A Two-Way Relationship. How can a private equity firm demonstrate its benefit to startups? When a firm targets a startup and wants to engage in discussions with the team, it is beyond important to pitch the operational expertise you bring to the table, whether it’s through your advisers, operating partners or brand recognition within the portfolio. Always treat every conversation as a reverse pitch.
Start Something On Your Own, Fund-Wise. One private equity firm I spoke with recently built a venture capital fund in the guise of a shell company, aiming to use the $10 million fund to invest $100,000 to $200,000 in startups. Part of the plan was to help grow these companies to a level where the firm could make PE-style deals within its criteria—although it was not a given that startup investments made through this shell company would make the cut for the firm’s official fund. I thought it was a brilliant idea because it helped decrease the firm’s dry powder and build its reputation among startups while impressing its investors.
Be Helpful—and Show How Helpful You Can Be. Startups and venture capitalists lack a full understanding of private equity thanks to a still-limited education effort. Every single firm looking into early-stage investments has to know, above everything else, it is starting from scratch on educating startup founders—not just about the company and its reputation, but also about the private equity industry as a whole.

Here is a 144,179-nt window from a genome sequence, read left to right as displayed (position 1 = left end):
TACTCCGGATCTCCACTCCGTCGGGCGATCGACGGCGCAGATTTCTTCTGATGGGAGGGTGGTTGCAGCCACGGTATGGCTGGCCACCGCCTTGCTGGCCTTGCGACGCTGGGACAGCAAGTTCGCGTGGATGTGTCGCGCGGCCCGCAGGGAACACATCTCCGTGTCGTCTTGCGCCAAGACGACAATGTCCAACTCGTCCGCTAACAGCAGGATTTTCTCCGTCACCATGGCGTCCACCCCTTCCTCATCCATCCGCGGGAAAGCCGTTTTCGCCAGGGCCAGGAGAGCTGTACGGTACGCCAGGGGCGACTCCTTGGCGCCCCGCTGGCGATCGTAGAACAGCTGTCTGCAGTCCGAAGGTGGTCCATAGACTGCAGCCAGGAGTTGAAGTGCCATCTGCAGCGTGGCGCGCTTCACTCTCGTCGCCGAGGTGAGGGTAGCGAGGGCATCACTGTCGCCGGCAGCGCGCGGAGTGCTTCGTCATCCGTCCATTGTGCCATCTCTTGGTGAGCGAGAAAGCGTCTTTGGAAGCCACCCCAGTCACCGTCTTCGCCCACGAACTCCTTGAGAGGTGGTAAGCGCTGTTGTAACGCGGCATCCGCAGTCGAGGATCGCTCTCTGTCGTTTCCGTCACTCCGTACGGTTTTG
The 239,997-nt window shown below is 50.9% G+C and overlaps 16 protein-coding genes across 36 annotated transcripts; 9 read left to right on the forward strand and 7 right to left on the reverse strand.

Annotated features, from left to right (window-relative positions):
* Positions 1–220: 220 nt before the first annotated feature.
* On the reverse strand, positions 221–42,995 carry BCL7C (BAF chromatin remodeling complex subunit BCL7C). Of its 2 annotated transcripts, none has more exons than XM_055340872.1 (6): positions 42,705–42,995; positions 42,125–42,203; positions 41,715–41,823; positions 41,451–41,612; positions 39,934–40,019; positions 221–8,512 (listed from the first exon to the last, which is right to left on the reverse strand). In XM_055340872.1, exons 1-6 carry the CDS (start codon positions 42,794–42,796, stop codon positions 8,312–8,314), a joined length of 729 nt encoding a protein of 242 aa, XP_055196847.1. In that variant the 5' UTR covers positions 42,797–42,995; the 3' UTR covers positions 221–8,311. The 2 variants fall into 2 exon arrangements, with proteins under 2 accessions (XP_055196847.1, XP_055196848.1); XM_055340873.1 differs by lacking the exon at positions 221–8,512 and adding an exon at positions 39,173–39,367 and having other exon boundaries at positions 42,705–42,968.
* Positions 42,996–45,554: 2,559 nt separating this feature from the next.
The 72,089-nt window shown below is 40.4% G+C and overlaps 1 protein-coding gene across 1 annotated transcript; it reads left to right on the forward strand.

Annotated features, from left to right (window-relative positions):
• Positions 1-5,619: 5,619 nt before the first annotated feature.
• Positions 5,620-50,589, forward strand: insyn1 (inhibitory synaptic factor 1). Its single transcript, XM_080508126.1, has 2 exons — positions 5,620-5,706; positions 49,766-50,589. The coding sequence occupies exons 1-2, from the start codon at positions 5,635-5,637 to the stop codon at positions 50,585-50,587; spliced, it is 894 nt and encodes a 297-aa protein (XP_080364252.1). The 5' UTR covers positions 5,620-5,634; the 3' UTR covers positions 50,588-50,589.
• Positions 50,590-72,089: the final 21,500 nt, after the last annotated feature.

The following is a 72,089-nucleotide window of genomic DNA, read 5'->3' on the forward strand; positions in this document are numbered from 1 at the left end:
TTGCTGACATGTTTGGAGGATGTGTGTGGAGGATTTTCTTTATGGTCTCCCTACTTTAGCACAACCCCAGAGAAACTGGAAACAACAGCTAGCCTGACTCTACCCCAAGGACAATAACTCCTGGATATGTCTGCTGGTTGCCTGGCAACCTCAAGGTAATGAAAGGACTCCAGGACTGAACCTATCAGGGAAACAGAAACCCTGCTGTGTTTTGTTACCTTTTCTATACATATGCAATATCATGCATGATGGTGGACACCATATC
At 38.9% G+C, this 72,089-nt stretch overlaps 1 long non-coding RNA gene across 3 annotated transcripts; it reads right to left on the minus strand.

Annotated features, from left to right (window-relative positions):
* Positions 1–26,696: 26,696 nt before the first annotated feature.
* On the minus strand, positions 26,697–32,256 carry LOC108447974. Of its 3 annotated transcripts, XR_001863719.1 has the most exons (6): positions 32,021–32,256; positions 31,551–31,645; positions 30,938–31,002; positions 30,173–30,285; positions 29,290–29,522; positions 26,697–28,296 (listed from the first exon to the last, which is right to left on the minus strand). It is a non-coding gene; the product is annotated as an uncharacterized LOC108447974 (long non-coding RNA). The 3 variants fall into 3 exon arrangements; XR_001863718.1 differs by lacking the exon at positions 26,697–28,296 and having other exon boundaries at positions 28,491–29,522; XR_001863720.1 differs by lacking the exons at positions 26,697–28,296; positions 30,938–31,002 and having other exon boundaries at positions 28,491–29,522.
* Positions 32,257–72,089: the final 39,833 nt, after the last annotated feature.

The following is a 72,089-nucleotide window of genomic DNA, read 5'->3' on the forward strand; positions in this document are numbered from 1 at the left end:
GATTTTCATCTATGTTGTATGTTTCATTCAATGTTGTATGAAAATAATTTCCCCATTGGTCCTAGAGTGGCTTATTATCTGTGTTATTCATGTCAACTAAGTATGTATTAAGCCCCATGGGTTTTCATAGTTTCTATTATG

There are many private equity firms with powerful networks, resources and reputations for building companies into powerful institutions. It’s a scary bridge for PE firms to cross because the investment thesis focuses more on the team and its roadmap (the future) and less on its numerical results (the present); however, there are great men and women who need help to grow their startups into the next strongholds of their sectors. Private equity can help them advance and grow, becoming financially successful in turn.
Sumeet Shah is a senior associate with Brand Foundry Ventures, an early-stage venture capital firm focused in the consumer sector. He previously worked in and covered the private equity industry at Gotham Consulting Partners for five years. Follow Sumeet on Twitter @PE_Feeds.